“You’ve got to stay active,” Gubler said. “Otherwise, you’re going to go brain dead.”
During his tenure, he participated in Walk of Fame ceremonies that featured stars such as Christopher Reeves, Andrea Bocelli and Mark Hamill. Gubler said through all the years, it’s a challenge to pinpoint a favorite.
“One of the stories that was most amazing was Zoe Saldana,” he said. “She came out with a theater troupe that she was a member of. They got some sort of a grant and it covered the cost for them to come to California … they were walking down Hollywood Boulevard at midnight and they were so excited. All of a sudden, there was an earthquake. They thought, ‘Is this a sign?’ She had her two sisters and she asked them, ‘Do you think there’s really a chance for me that I could ever make it here?’”
Gubler said he is stepping in to help while the Hollywood Chamber of Commerce is looking for a new CEO and is looking forward to celebrating its 100th anniversary this year.
“The founders of the Hollywood Walk of Fame never envisioned what would happen,” Gubler said. “They were basically trying to create a tourist attraction. In reality, it has grown into something far greater than a tourist attraction. It has become a source of inspiration for millions of people who come there every year so that’s why my book is called ‘The Walk of Dreams.’”
Ana Martinez is the vice president of media relations at the Hollywood Chamber of Commerce and the producer of the Hollywood Walk of Fame ceremonies. She said she met Gubler 28 years ago when he started his tenure at the chamber, where Martinez has worked for 35 years.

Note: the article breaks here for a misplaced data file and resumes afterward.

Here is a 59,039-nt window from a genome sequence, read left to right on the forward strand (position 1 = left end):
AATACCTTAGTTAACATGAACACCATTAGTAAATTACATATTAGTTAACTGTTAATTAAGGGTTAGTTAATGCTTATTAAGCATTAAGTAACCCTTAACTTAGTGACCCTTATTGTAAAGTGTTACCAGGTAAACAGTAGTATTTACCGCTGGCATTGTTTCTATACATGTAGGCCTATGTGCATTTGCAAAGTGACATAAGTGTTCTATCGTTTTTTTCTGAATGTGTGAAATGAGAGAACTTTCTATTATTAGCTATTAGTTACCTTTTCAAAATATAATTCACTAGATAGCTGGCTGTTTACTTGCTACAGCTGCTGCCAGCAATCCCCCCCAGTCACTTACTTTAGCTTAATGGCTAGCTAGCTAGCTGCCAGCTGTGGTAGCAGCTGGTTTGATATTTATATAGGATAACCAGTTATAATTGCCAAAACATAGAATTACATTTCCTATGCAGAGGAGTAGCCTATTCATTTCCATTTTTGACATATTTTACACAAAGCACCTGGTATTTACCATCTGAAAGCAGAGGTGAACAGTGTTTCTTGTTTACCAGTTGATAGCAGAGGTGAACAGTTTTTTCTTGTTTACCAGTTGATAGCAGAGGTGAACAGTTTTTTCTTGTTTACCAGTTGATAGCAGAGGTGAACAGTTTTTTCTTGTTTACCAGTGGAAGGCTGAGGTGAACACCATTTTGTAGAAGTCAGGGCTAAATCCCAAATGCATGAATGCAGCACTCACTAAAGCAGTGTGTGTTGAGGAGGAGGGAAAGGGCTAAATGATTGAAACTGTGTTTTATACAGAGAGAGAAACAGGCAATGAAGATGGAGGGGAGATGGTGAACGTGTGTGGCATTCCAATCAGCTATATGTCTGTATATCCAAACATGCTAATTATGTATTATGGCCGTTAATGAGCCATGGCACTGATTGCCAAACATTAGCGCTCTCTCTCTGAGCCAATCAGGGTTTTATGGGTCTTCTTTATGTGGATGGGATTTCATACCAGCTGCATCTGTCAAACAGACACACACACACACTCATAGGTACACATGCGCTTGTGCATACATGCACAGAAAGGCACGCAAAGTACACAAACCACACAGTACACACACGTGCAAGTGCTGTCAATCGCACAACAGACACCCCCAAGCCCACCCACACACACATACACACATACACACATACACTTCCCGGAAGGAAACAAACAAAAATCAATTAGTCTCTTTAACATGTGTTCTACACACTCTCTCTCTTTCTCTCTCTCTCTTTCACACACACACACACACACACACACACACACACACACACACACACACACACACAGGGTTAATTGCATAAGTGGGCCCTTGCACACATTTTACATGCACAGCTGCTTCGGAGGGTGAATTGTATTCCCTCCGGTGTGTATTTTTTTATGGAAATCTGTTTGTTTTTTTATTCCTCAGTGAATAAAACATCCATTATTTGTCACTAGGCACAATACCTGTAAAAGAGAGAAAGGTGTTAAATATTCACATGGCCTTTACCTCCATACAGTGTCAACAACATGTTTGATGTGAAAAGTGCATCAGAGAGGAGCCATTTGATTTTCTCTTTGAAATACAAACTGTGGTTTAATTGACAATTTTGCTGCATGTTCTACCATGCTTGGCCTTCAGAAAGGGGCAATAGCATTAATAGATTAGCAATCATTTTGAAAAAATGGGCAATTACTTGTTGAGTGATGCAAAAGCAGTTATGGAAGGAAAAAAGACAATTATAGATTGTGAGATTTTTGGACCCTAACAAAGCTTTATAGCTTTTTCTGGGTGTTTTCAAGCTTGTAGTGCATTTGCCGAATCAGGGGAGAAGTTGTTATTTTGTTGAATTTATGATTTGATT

“Gubler is one of the nicest people you will ever meet,” Martinez said. “He’s got a beautiful family. He could’ve kept working but his kids were growing up, you know. That job takes a lot of time and I could see why he retired when he did. We were bummed out because he was so good to work with, very mellow and very intelligent. He is a good family man.”
Martinez said she can remember when Gubler crafted the book and his diligence inspired her to write her own book in the future.
“I’m very proud of him,” Martinez said. “I thought, what is this book going to be like? Then I read the description and started reading it and said, oh my God, he did a great job. He has a passion for the Hollywood Walk of Fame. He loves his job as well.”
Carmine Goglia spent 43 years at the film studios as an on-set scenic artist and became involved with the Hollywood Chamber of Commerce and the Hollywood Walk of Fame in the 1980s making replica stars for the honorees. He said he remembered meeting Gubler for the first time.
“My first impression of Gubler was that he was a full-on nerd,” Goglia said. “I watched him progress from that nerd to someone who was so comfortable and funny. We had this nice little bond. The ceremonies grew really because of Martinez and Gubler.”
Goglia said he was shocked to hear when Gubler retired and hopes he will write another book in the future.
“I’m so proud of him because I know it’s going to be a spot-on view of how [he] saw Hollywood,” Goglia said. “I always thought of him like a brother or a son or whatever. I’m just proud of him. I’ve always been proud of him. Gubler always showed me the utmost of respect and I reciprocated that.”